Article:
While en route to the scene a Catalina aircraft was sighted and ordered to begin a search for lifeboats down wind from the position of the sinking. This aircraft sighted two rafts loaded with Delvalle’s survivors within an hour of searching and Prince Henry took them onboard. The survivors reported that a motorboat and a lifeboat were still unaccounted for. At 19:05 the Catalina dropped a flare indicating the position of the lifeboat. The motorboat which was heading for Haiti was not located.
Prince Henry then headed for Jamaica, arriving at Kingston on the 13th April 1942.

At 1417 hrs, whilst stopped at St. Juan harbour, the crew of the U154 noticed smoke on the horizon. The U154 immediately moved in closer and noticed a “destroyer” (Prince Henry) together with a tanker.
At 1600 hrs, they lost sight of the “destroyer”.
The U154 then moved in front of the S.S. Empire Amethyst, whilst Kölle tried to work out the general course Potter had chosen.

The night of the 12th April 1942 was ideal for attack, ¾ dark, 3nm visibility and a hazy horizon. Having only three torpedo’s remaining, Kölle decided to attack from the surface rather than to attack under water.

At 2000 hrs the chase began, with S.S. Empire Amethyst zig-zagging between 140° and 100°, but generally heading 110°, towards Trinidad.
At 0024 hrs on the 13th April 1942, the S.S. Empire Amethyst made a sharp turn and in the dark the U154 lost sight of the tanker.
At 0127 hrs Kölle ordered that the engines be switched off, so that they could listen for the tanker, but it had gone.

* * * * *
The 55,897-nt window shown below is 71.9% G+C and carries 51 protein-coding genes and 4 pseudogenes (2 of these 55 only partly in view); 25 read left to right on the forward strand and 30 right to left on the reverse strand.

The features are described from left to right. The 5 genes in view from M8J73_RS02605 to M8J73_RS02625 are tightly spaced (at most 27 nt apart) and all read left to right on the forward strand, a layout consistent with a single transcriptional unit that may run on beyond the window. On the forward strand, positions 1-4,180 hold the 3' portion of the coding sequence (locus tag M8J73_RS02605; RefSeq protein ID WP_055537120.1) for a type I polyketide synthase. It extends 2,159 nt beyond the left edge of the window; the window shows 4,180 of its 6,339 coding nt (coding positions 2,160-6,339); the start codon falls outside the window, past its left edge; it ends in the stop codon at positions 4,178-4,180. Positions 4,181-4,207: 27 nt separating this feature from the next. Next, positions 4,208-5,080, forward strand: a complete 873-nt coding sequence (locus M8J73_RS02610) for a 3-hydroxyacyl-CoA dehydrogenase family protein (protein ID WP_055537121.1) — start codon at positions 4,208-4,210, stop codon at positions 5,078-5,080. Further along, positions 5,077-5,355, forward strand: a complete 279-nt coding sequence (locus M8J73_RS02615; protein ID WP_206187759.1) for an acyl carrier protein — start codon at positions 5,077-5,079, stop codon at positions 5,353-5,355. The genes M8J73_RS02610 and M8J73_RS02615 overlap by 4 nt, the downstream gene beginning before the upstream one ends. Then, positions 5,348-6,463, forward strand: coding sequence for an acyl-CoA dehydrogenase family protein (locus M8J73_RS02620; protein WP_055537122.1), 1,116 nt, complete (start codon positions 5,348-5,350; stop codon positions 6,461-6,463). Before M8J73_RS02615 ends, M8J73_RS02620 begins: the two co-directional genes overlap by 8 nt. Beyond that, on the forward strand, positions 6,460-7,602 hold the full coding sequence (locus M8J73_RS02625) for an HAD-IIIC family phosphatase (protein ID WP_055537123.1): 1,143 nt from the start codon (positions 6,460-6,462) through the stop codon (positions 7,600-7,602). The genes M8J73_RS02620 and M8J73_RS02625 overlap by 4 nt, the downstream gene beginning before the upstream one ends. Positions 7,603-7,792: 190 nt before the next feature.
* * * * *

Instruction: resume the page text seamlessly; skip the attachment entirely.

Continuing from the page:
At 0218 hrs the U154 continued on a heading of 110°.
At 0430 hrs, position EC6286, the U154 had once again located the S.S. Empire Amethyst. The tanker was full steam ahead, but no longer zig-zagging.
At 0552 hrs, EC6299, the U154 fired the first torpedo which hit under the bridge of the S.S. Empire Amethyst.
Moving in for the kill, the second torpedo was fired and this struck forward of the engine room. After the second hit, the S.S. Empire Amethyst exploded in bright flames which were visible from 30nm away.
The U154 having to take avoidance action in order not to be engulfed by the flames.

Fearing being detected, the crew of the U154 sought cover of some islands, thus the time that the S.S. Empire Amethyst sank was not recorded.

On the 3rd July 1944, the American destroyers Inch and Frost avenged the loss of the S.S. Empire Amethyst by sinking the U154 with the loss of all crew. Walther Kölle, who had left the U154 on the 30 September 1942, became a POW on the 14th June 1945.

SS Empire Amethyst Route

Special thanks to:
Maritime and Coastguard Agency, Middlesbrough Borough Council, National Maritime Museum, National Personnel Records Center/Missouri, United States Coast Guard, US Navy, German Navy, Bundesarchiv,
N Robson, Dr F Pearce and Shipping Today and Yesterday Magazine.

Copyright © Paul Dubois